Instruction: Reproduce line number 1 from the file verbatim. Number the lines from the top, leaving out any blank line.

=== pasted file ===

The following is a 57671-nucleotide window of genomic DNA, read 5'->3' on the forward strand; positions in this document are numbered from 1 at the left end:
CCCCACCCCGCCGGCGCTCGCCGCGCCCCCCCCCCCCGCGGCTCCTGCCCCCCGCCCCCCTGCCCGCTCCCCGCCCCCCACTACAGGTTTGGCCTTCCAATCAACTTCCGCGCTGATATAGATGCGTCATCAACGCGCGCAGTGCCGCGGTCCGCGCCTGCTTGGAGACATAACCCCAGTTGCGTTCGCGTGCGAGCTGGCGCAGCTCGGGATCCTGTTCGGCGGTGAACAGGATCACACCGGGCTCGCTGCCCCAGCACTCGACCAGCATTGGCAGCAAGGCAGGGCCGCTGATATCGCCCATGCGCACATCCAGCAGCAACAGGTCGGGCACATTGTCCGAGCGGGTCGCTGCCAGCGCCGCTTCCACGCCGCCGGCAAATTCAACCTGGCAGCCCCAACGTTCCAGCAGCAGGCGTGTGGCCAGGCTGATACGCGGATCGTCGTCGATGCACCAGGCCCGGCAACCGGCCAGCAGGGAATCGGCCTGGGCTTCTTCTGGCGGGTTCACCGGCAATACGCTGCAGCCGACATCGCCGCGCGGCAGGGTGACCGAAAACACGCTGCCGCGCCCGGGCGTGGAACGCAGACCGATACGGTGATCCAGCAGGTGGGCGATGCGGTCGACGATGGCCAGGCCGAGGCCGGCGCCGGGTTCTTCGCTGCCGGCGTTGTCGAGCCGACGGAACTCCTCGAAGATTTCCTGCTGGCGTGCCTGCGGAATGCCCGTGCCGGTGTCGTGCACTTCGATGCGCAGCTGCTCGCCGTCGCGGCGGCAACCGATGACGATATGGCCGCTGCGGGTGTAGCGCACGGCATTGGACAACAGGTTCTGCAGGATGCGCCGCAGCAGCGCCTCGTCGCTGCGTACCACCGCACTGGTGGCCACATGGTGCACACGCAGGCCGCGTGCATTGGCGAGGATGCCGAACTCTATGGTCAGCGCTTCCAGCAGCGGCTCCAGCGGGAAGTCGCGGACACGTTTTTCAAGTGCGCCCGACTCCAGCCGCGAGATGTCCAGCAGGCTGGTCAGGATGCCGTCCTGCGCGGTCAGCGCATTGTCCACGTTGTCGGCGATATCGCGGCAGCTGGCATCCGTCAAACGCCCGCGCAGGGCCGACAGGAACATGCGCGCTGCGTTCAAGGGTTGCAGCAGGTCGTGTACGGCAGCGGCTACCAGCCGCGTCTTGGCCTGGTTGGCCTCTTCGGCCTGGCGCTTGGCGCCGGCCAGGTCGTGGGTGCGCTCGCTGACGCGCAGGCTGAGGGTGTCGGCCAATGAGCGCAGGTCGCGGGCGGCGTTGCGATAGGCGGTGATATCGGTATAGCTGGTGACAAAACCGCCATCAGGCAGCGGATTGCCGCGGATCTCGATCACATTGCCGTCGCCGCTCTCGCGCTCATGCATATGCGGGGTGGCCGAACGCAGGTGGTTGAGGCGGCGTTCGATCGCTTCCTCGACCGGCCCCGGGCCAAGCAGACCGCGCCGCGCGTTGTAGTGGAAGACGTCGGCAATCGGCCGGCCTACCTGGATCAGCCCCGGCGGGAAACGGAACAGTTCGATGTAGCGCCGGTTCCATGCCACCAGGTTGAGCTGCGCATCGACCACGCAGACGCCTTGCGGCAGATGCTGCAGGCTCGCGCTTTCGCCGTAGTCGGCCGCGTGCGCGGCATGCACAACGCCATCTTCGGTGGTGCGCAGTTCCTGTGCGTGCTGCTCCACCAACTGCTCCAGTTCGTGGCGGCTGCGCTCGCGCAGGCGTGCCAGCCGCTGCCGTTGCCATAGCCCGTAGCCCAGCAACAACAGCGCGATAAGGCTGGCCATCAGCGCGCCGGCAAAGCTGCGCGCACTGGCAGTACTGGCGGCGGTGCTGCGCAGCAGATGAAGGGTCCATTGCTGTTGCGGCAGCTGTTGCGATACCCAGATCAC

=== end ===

The following is a 57671-nucleotide window of genomic DNA, read 5'->3' on the forward strand; positions in this document are numbered from 1 at the left end: